13 JANUARY 1917, Page 5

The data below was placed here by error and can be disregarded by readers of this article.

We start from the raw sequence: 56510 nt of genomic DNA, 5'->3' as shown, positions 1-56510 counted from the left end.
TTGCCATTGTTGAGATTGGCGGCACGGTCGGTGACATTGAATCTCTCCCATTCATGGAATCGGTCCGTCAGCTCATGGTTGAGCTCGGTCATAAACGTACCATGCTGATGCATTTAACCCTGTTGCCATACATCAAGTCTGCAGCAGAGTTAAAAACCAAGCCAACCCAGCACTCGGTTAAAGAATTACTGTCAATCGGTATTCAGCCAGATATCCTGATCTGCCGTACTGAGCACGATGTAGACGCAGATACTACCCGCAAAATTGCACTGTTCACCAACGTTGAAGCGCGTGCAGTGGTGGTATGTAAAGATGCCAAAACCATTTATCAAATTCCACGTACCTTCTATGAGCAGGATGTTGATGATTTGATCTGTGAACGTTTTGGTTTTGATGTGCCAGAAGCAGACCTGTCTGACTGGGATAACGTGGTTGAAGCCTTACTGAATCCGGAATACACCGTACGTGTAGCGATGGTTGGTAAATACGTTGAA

a new spirit into agriculture, and ways and means are being devised on every hand for greatly increasing our home production of food. The amount of food produced here has become the question of the moment, and is likely to remain in the very front of our difficulties during the remainder of the war. Our greatest _national industry—for agriculture is our greatest national industry, though this is often strangely forgotten through the habit into which we had fallen of scarcely thinking of agricul- ture as being an industry at all—involves an extraordinary number of problems. The Board of Agriculture has not a staff large enough to control and guide the prompt expansion of agriculture which is imperative. There will have to be fresh executive authority at the centre, and administrative powers will have to be freely delegated to local bodies. Agricultural machinery and implements will have to be imported or manu- factured quickly at home. Fertilizers, feeding-stuffs, seeds, and seed-potatoes will all have to be placed in large quantities at the disposal of farmers. Much grassland will have to be broken up in order to produce more wheat, potatoes, and roots. Neglected land, waste land, and indifferently cultivated allotments must be made to produce food to the limit of their capacity. We do not doubt that the materials and the agricultural machinery will be supplied, and that prices will ultimately be arranged which will give a sufficient inducement to farmers to put their souls into a more intensive kind of cultivation. Arable farming formerly involved too many financial risks for the ordinary farmer to engage in it as his mainstay. He reduced his risks by bringing land down to grass. He tended to become more a stock-raiser on grass than a producer of the essential food of the people, which is wheat. Patriotism and financial guarantees will almost certainly cause him to try to farm in accordance with the needs of the nation ; but when all this has been said, we are up against that formidable question, which grins at us from whatever side we look at the whole matter—where are the farmers to get the labour ?